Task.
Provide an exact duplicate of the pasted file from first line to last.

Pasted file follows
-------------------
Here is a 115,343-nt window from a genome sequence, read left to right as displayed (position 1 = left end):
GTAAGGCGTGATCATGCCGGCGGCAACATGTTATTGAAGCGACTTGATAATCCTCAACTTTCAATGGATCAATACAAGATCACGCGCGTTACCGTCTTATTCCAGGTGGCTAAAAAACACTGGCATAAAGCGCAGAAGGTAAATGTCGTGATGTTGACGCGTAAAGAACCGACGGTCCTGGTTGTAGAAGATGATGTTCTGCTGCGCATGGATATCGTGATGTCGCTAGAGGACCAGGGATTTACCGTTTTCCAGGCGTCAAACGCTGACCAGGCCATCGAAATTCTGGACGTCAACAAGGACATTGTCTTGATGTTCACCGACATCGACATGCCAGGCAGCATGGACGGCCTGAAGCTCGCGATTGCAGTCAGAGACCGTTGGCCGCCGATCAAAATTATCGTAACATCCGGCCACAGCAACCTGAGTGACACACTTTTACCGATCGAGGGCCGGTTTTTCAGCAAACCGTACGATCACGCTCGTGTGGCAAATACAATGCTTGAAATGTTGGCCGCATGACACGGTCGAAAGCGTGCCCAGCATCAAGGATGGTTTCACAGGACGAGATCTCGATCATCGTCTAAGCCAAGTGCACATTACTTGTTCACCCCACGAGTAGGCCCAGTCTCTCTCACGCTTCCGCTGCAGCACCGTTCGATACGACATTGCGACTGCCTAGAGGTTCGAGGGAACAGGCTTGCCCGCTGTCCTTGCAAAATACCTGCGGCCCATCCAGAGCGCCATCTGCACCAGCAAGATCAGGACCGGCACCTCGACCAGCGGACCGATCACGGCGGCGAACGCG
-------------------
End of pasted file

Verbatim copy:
Here is a 115,343-nt window from a genome sequence, read left to right as displayed (position 1 = left end):
GTAAGGCGTGATCATGCCGGCGGCAACATGTTATTGAAGCGACTTGATAATCCTCAACTTTCAATGGATCAATACAAGATCACGCGCGTTACCGTCTTATTCCAGGTGGCTAAAAAACACTGGCATAAAGCGCAGAAGGTAAATGTCGTGATGTTGACGCGTAAAGAACCGACGGTCCTGGTTGTAGAAGATGATGTTCTGCTGCGCATGGATATCGTGATGTCGCTAGAGGACCAGGGATTTACCGTTTTCCAGGCGTCAAACGCTGACCAGGCCATCGAAATTCTGGACGTCAACAAGGACATTGTCTTGATGTTCACCGACATCGACATGCCAGGCAGCATGGACGGCCTGAAGCTCGCGATTGCAGTCAGAGACCGTTGGCCGCCGATCAAAATTATCGTAACATCCGGCCACAGCAACCTGAGTGACACACTTTTACCGATCGAGGGCCGGTTTTTCAGCAAACCGTACGATCACGCTCGTGTGGCAAATACAATGCTTGAAATGTTGGCCGCATGACACGGTCGAAAGCGTGCCCAGCATCAAGGATGGTTTCACAGGACGAGATCTCGATCATCGTCTAAGCCAAGTGCACATTACTTGTTCACCCCACGAGTAGGCCCAGTCTCTCTCACGCTTCCGCTGCAGCACCGTTCGATACGACATTGCGACTGCCTAGAGGTTCGAGGGAACAGGCTTGCCCGCTGTCCTTGCAAAATACCTGCGGCCCATCCAGAGCGCCATCTGCACCAGCAAGATCAGGACCGGCACCTCGACCAGCGGACCGATCACGGCGGCGAACGCG